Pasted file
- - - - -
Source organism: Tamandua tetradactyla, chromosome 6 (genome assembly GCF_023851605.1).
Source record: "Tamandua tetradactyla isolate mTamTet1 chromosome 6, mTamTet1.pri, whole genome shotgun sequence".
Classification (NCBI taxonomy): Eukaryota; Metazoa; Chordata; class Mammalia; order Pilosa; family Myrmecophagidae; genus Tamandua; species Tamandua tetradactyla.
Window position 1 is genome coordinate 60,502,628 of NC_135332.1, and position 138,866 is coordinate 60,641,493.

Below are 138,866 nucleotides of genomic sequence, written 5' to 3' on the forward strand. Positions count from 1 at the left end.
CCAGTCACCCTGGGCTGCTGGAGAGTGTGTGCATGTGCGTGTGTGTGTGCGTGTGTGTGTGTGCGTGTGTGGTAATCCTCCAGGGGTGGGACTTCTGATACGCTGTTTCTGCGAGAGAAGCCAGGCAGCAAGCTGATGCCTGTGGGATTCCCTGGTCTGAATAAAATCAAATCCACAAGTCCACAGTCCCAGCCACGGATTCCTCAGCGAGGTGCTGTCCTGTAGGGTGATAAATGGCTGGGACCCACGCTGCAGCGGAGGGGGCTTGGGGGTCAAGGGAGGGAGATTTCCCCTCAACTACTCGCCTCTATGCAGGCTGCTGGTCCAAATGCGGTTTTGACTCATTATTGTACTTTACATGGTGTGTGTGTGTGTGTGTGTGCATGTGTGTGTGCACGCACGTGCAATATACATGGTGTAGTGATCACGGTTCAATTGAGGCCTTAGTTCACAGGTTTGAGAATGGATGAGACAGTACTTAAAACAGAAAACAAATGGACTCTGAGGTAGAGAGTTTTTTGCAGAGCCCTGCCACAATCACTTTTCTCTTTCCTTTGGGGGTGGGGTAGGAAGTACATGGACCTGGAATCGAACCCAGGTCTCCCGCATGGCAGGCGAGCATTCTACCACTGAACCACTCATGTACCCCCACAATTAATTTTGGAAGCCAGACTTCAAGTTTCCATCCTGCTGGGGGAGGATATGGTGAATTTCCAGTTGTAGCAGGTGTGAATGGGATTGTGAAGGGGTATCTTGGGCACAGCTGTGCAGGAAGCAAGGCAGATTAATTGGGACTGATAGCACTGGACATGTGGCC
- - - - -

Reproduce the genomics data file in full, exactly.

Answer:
Source organism: Tamandua tetradactyla, chromosome 6 (genome assembly GCF_023851605.1).
Source record: "Tamandua tetradactyla isolate mTamTet1 chromosome 6, mTamTet1.pri, whole genome shotgun sequence".
Classification (NCBI taxonomy): Eukaryota; Metazoa; Chordata; class Mammalia; order Pilosa; family Myrmecophagidae; genus Tamandua; species Tamandua tetradactyla.
Window position 1 is genome coordinate 60,502,628 of NC_135332.1, and position 138,866 is coordinate 60,641,493.

Below are 138,866 nucleotides of genomic sequence, written 5' to 3' on the forward strand. Positions count from 1 at the left end.
CCAGTCACCCTGGGCTGCTGGAGAGTGTGTGCATGTGCGTGTGTGTGTGCGTGTGTGTGTGTGCGTGTGTGGTAATCCTCCAGGGGTGGGACTTCTGATACGCTGTTTCTGCGAGAGAAGCCAGGCAGCAAGCTGATGCCTGTGGGATTCCCTGGTCTGAATAAAATCAAATCCACAAGTCCACAGTCCCAGCCACGGATTCCTCAGCGAGGTGCTGTCCTGTAGGGTGATAAATGGCTGGGACCCACGCTGCAGCGGAGGGGGCTTGGGGGTCAAGGGAGGGAGATTTCCCCTCAACTACTCGCCTCTATGCAGGCTGCTGGTCCAAATGCGGTTTTGACTCATTATTGTACTTTACATGGTGTGTGTGTGTGTGTGTGTGCATGTGTGTGTGCACGCACGTGCAATATACATGGTGTAGTGATCACGGTTCAATTGAGGCCTTAGTTCACAGGTTTGAGAATGGATGAGACAGTACTTAAAACAGAAAACAAATGGACTCTGAGGTAGAGAGTTTTTTGCAGAGCCCTGCCACAATCACTTTTCTCTTTCCTTTGGGGGTGGGGTAGGAAGTACATGGACCTGGAATCGAACCCAGGTCTCCCGCATGGCAGGCGAGCATTCTACCACTGAACCACTCATGTACCCCCACAATTAATTTTGGAAGCCAGACTTCAAGTTTCCATCCTGCTGGGGGAGGATATGGTGAATTTCCAGTTGTAGCAGGTGTGAATGGGATTGTGAAGGGGTATCTTGGGCACAGCTGTGCAGGAAGCAAGGCAGATTAATTGGGACTGATAGCACTGGACATGTGGCC